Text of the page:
It’s the first or second thing they teach you in all the better “How to Script a Romantic Comedy in Nine Lessons” online courses.
Find an excuse to throw a bunch of sexually active folks together, find a cool location, introduce drinks and pot as “truth serum” and bring in a promiscuous wild card/free electron to stir stuff up.
Let hilarity and maybe a few hurt feelings (with tears) ensue. There’ve been so many big screen variations of the “Secaucus Seven/Big Chill” formula that I lost count that I lost count around the time of “Love! Valour! Compassion!” And that was way back in 1997. “About Alex,” “Peter’s Friends,” the list is endless.
“The Feels” is a slapdash lesbian entry in the field, a laugh-free roundup of seven friends for a bachelorette weekend in or around Healdsburg, in California’s Sonoma Valley wine country.
There’s a little (very little) “Bridesmaids,” and “Bachelorette” (a Kirsten Dunst flop) thrown into this “Big Chill” variation.
The novelty here is having a confession cam — or what plays like one. Characters break from the partying to sit and talk about themselves — mainly about orgasms — for some half-hearted attempt at mockumentary reality.
It’ll chiefly be remembered as the movie Constance Wu made before “Crazy Rich Asians” made her famous and possibly a bankable box office star. Wu stars as Andi, the “attractive, powerful and cool” about to marry Lu (Angela Trimbur). Five of their pals join them for this “wild” weekend in the country.
There’s Vivien (co-writer Lauren Parks) and Youtube lesbian-pop- singer Karin (Kárin Tatoyan). “Regular Helen” (Ever Mainard) is the amusingly blunt, stereotypically butch friend who shows up with a VW Microbus.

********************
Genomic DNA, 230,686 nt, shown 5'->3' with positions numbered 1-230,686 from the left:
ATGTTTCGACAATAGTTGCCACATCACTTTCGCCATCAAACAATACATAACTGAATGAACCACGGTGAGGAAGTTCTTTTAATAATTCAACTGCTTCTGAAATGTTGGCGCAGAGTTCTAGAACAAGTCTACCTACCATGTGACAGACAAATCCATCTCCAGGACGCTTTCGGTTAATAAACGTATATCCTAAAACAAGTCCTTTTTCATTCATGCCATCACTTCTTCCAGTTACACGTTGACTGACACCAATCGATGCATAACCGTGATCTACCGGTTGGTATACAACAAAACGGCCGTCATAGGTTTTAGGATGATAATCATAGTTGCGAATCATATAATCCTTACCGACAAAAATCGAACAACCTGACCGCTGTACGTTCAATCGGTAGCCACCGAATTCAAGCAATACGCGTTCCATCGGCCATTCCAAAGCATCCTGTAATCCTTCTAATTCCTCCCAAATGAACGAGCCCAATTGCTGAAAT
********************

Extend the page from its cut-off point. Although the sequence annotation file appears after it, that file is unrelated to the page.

And there’s Josh (Josh Fadem of TV’s “Better Call Saul” and “30 Rock”). He’s done much of the organizing, haplessly managed the decorating (AndiLu4EVR poster), and is the one who relishes telling the disappointed Lu that her married-with-two-kids older sister Nikki (director and co-writer Jenée LaMarque) won’t be coming. Or will come. Late. And let down her sis.
Josh is a little on the bitchy side. He’s also the wild card, an Eddie Deezen in the Jeff Goldblum role, heterosexual male in the henhouse. Not quite the right casting, I have to say.
There are awkward toasts, treks to town where they are “Round, brown and ready to party down” (?), according to Helen. Lauren got off early this weekend by lying “to my boss. I told him I was having my eggs harvested this weekend.”
As asides, they have these little confessions — about their first sexual experience, in a two story house with a shiny banister, in a hot tub with frisky waterjets, etc.
Despite those “accidental” Os from puberty, it turns out one of them has never had an orgasm. Ever.
Feelings are hurt, and mended. The singer sings an improvised Lordes-ish tune. Love is all around, no need to waste it. Which is to say that the dweeby guy makes his move (moves).
And precious little happens aside from that, mainly the No Big O revelation, and everybody telling everybody else “Not that there’s anything wrong with that.”
Every movie has the potential to speak to “its audience,” and “The Feels” is no different. But basic building blocks like entertainment value, funny lines and funnier situations, played with zest and directed with some sense of pace are dispensed with.
If you’re not inclined to grade on the curve? Slapdash.
MPAA Rating: TV-MA, drug abuse, sex, nudity, profanity
Credits:Directed by Jenée LaMarque, Lauren Parks , script by Jenée LaMarque, Lauren Parks . A Gravitas/Netflix release.
Running time: 1:28